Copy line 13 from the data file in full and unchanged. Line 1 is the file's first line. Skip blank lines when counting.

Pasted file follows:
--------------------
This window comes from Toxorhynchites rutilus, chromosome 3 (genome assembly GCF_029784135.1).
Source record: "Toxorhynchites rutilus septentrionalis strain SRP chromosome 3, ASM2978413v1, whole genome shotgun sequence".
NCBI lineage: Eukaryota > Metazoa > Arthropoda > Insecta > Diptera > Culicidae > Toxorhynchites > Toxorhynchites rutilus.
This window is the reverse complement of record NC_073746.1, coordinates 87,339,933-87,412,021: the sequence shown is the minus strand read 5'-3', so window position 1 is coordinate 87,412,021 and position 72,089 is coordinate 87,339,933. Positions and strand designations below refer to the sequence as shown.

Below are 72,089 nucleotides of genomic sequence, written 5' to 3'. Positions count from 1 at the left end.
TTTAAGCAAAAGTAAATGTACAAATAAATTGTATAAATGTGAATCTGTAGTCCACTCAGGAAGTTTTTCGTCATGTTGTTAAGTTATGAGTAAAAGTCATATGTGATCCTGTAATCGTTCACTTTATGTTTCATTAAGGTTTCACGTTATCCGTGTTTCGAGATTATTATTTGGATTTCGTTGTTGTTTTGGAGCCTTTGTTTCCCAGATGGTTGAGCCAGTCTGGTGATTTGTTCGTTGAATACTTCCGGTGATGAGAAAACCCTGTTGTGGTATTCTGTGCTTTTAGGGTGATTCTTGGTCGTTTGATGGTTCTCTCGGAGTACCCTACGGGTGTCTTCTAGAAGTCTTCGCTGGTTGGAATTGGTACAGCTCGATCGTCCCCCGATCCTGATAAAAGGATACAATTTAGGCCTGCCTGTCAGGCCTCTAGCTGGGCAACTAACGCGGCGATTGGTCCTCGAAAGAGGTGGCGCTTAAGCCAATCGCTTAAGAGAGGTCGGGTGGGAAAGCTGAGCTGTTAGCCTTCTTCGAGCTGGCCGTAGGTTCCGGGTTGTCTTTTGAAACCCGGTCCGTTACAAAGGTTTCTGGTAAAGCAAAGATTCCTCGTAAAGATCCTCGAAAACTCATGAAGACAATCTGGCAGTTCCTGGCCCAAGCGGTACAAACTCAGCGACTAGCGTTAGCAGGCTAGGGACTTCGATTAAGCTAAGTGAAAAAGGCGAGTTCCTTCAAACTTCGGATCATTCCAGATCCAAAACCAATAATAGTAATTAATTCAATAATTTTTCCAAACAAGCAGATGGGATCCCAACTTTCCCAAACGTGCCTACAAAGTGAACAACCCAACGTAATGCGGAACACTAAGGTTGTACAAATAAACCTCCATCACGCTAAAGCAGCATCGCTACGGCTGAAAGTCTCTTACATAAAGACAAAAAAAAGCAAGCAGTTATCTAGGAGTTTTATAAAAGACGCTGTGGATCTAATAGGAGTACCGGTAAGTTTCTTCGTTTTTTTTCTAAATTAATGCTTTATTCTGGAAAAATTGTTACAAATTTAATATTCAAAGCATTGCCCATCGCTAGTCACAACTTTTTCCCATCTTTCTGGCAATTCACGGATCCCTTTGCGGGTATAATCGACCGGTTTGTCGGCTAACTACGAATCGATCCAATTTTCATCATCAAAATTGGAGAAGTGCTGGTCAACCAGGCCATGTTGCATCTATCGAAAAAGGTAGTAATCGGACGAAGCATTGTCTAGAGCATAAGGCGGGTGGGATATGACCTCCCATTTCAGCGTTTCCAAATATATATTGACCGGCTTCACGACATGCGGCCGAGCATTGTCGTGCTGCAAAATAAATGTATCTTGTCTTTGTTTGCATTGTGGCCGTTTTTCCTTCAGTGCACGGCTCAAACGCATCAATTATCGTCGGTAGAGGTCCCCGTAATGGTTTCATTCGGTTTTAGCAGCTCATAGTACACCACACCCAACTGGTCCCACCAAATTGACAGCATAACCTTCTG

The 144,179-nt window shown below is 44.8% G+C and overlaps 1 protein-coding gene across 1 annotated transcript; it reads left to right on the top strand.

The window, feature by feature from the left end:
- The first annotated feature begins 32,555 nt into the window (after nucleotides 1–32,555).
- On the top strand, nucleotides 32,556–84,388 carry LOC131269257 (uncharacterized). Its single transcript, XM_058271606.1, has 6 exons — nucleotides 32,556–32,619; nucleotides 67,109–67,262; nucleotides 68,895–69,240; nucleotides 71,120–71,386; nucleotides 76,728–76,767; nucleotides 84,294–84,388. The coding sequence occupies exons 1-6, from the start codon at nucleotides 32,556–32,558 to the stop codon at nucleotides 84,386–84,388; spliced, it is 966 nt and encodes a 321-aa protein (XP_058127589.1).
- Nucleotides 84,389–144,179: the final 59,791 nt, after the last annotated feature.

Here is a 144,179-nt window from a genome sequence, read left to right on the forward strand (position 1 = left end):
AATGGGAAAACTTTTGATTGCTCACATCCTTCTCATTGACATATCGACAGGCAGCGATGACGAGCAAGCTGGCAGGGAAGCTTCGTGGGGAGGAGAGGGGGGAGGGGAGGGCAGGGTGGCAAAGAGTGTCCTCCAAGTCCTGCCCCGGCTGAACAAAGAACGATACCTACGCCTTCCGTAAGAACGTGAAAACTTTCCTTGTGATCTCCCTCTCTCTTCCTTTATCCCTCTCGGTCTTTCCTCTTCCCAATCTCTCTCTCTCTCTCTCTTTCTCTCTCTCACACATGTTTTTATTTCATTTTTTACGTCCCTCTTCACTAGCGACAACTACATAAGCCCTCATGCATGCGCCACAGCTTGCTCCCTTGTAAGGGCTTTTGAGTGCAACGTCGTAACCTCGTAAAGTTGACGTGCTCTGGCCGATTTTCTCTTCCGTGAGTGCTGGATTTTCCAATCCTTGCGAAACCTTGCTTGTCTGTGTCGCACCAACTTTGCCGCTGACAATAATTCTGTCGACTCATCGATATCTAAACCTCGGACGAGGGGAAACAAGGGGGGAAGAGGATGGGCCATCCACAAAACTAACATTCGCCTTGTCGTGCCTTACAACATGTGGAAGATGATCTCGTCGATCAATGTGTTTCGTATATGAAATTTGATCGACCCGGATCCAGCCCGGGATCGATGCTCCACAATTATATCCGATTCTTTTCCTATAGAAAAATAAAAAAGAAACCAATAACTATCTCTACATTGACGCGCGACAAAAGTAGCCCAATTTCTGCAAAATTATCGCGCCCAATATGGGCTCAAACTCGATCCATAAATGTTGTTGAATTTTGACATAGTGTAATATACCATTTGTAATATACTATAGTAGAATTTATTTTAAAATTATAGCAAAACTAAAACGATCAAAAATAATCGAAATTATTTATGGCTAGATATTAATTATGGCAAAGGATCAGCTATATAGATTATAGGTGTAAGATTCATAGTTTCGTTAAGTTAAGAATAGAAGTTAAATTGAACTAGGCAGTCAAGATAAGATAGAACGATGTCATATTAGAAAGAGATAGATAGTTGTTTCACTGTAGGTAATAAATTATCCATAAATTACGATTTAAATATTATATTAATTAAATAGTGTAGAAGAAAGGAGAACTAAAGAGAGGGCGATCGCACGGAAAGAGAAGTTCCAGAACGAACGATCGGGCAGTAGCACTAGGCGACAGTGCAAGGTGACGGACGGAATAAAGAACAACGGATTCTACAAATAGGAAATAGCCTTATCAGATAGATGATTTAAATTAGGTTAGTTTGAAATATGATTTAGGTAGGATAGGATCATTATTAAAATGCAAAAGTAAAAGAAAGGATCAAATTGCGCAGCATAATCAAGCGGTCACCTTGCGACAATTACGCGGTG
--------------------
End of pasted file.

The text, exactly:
AATGGGAAAACTTTTGATTGCTCACATCCTTCTCATTGACATATCGACAGGCAGCGATGACGAGCAAGCTGGCAGGGAAGCTTCGTGGGGAGGAGAGGGGGGAGGGGAGGGCAGGGTGGCAAAGAGTGTCCTCCAAGTCCTGCCCCGGCTGAACAAAGAACGATACCTACGCCTTCCGTAAGAACGTGAAAACTTTCCTTGTGATCTCCCTCTCTCTTCCTTTATCCCTCTCGGTCTTTCCTCTTCCCAATCTCTCTCTCTCTCTCTCTTTCTCTCTCTCACACATGTTTTTATTTCATTTTTTACGTCCCTCTTCACTAGCGACAACTACATAAGCCCTCATGCATGCGCCACAGCTTGCTCCCTTGTAAGGGCTTTTGAGTGCAACGTCGTAACCTCGTAAAGTTGACGTGCTCTGGCCGATTTTCTCTTCCGTGAGTGCTGGATTTTCCAATCCTTGCGAAACCTTGCTTGTCTGTGTCGCACCAACTTTGCCGCTGACAATAATTCTGTCGACTCATCGATATCTAAACCTCGGACGAGGGGAAACAAGGGGGGAAGAGGATGGGCCATCCACAAAACTAACATTCGCCTTGTCGTGCCTTACAACATGTGGAAGATGATCTCGTCGATCAATGTGTTTCGTATATGAAATTTGATCGACCCGGATCCAGCCCGGGATCGATGCTCCACAATTATATCCGATTCTTTTCCTATAGAAAAATAAAAAAGAAACCAATAACTATCTCTACATTGACGCGCGACAAAAGTAGCCCAATTTCTGCAAAATTATCGCGCCCAATATGGGCTCAAACTCGATCCATAAATGTTGTTGAATTTTGACATAGTGTAATATACCATTTGTAATATACTATAGTAGAATTTATTTTAAAATTATAGCAAAACTAAAACGATCAAAAATAATCGAAATTATTTATGGCTAGATATTAATTATGGCAAAGGATCAGCTATATAGATTATAGGTGTAAGATTCATAGTTTCGTTAAGTTAAGAATAGAAGTTAAATTGAACTAGGCAGTCAAGATAAGATAGAACGATGTCATATTAGAAAGAGATAGATAGTTGTTTCACTGTAGGTAATAAATTATCCATAAATTACGATTTAAATATTATATTAATTAAATAGTGTAGAAGAAAGGAGAACTAAAGAGAGGGCGATCGCACGGAAAGAGAAGTTCCAGAACGAACGATCGGGCAGTAGCACTAGGCGACAGTGCAAGGTGACGGACGGAATAAAGAACAACGGATTCTACAAATAGGAAATAGCCTTATCAGATAGATGATTTAAATTAGGTTAGTTTGAAATATGATTTAGGTAGGATAGGATCATTATTAAAATGCAAAAGTAAAAGAAAGGATCAAATTGCGCAGCATAATCAAGCGGTCACCTTGCGACAATTACGCGGTG